Canada lost 213,000 jobs in January, pushing the unemployment rate up by 0.6 percent to 9.4 percent—the highest level since last August, Statistics Canada reports.
The number of people who are considered long-term unemployed is at a record high of 512,000.
The new job numbers wipe out gains as the economy reopened in the fall, with COVID-19 lockdown measures hitting part-time workers the hardest. The losses are particularly concentrated in Ontario and Quebec, which entered strict lockdowns in December.
Also worrisome is the trend of people in Canada who have stopped looking for new jobs due to the bleak employment situation.
“Confronted by changing labour market conditions, different groups of workers are faced with deciding whether to stay in the labour market or withdraw until conditions improve,” StatsCan said.
Compared with February of last year, jobs were down by 858,000 in January and COVID-related absences from work were up 529,000.
For Canadians who worked at least half their usual hours, the number of people working from home went up by nearly 700,000 to 5.4 million in January.
That is higher than the number of people working from home during the first wave last April—5.1 million.
Statistics Canada says the biggest losses were in Ontario and Quebec—251,000. Those jobs were mostly part-time, particularly in Ontario where 153,000 part-time jobs were lost.
In Ontario, overall employment fell by 154,000 (-2.1 percent) in January and the unemployment rate rose 0.6 percentage points to 10.2 percent, driven partially by people in temporary layoff.
Nationally, part-time work was down 435,000 (-12.2 percent) compared with February 2020, and full-time work dropped by 423,000 jobs (-2.7 percent).
The loss in part-time jobs nationwide hit youth aged 15 to 24 (-114,000; -10.2 percent) and women age of 25 to 54 (-103,000; -10.4 percent) particularly hard.
The food services sector took the biggest hit (-8.2 percent) followed by retail trade (-7.4 percent), and information, culture and recreation (-2.4 percent).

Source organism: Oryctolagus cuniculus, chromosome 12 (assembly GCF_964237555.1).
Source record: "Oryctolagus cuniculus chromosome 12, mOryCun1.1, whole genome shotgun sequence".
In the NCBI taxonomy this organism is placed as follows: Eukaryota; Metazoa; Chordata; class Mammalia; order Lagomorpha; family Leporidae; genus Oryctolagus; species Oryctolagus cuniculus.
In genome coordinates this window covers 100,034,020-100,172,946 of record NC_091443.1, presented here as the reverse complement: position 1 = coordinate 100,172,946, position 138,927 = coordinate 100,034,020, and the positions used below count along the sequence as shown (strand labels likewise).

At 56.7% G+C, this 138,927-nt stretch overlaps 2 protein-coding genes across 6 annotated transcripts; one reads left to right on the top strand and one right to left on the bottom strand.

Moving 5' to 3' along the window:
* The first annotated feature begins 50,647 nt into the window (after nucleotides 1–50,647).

Professional, scientific, and technical services, as well as finance, insurance, real estate, rental, and leasing have fully recovered to pre-COVID employment levels, StatsCan reports. These fields have a high amount of full-time workers.
All the January losses were in the private sector. Self-employment is holding steady and public sector employment has increased.
Southeast Asian Canadians had the highest unemployment rate in January at 20.1 percent, followed by Latin American Canadians at 16.6 percent, and Black Canadians at 16.4 percent.
StatsCan says the number of Black Canadians who lost work in January was 42,000 or a 5.5 percentage point drop. More than three-quarters of the those job losses were in Quebec and Ontario.
The unemployment rate among Chinese Canadians rose by two percent to 10.8 percent and also went up slowly—1.7 percent—among Canadians who are neither Indigenous nor part of a group designated as a visible minority to 8.9 percent.
Women ages 25 to 54 experienced greater job losses in January than men in the same age range.
Overall, employment was down 107,000 (-0.9 percent) among people aged 25 to 54 in January, but the drop was more than twice as large among women (-73,000; -1.3 percent) than men (-33,500; -0.5 percent). Most of the jobs women lost were part-time (103,000, -10.4 percent).
“Following losses in the month, employment for core-aged women was 3.2 percent lower than its pre-COVID February 2020 level, while employment for core-aged men was 2.7 percent lower,” StatsCan said.
The unemployment rate for core-aged women was up 1.1 percentage points in January to 7.8 percent, as the number of unemployed was up 68,000 (+16.4 percent). That increase was split evenly between those on temporary layoff and those looking for work.
The unemployment rate for men held steady from the previous month at 7.5 percent.
The participation rate was down for men and women 25 to 54, but is similar to pre-pandemic levels for both men (90.9 percent) and women (83.6 percent).
Last spring, the economic shutdown during the first wave left three million people unemployed in Canada and another 2.5 million were absent from their jobs due to COVID-19.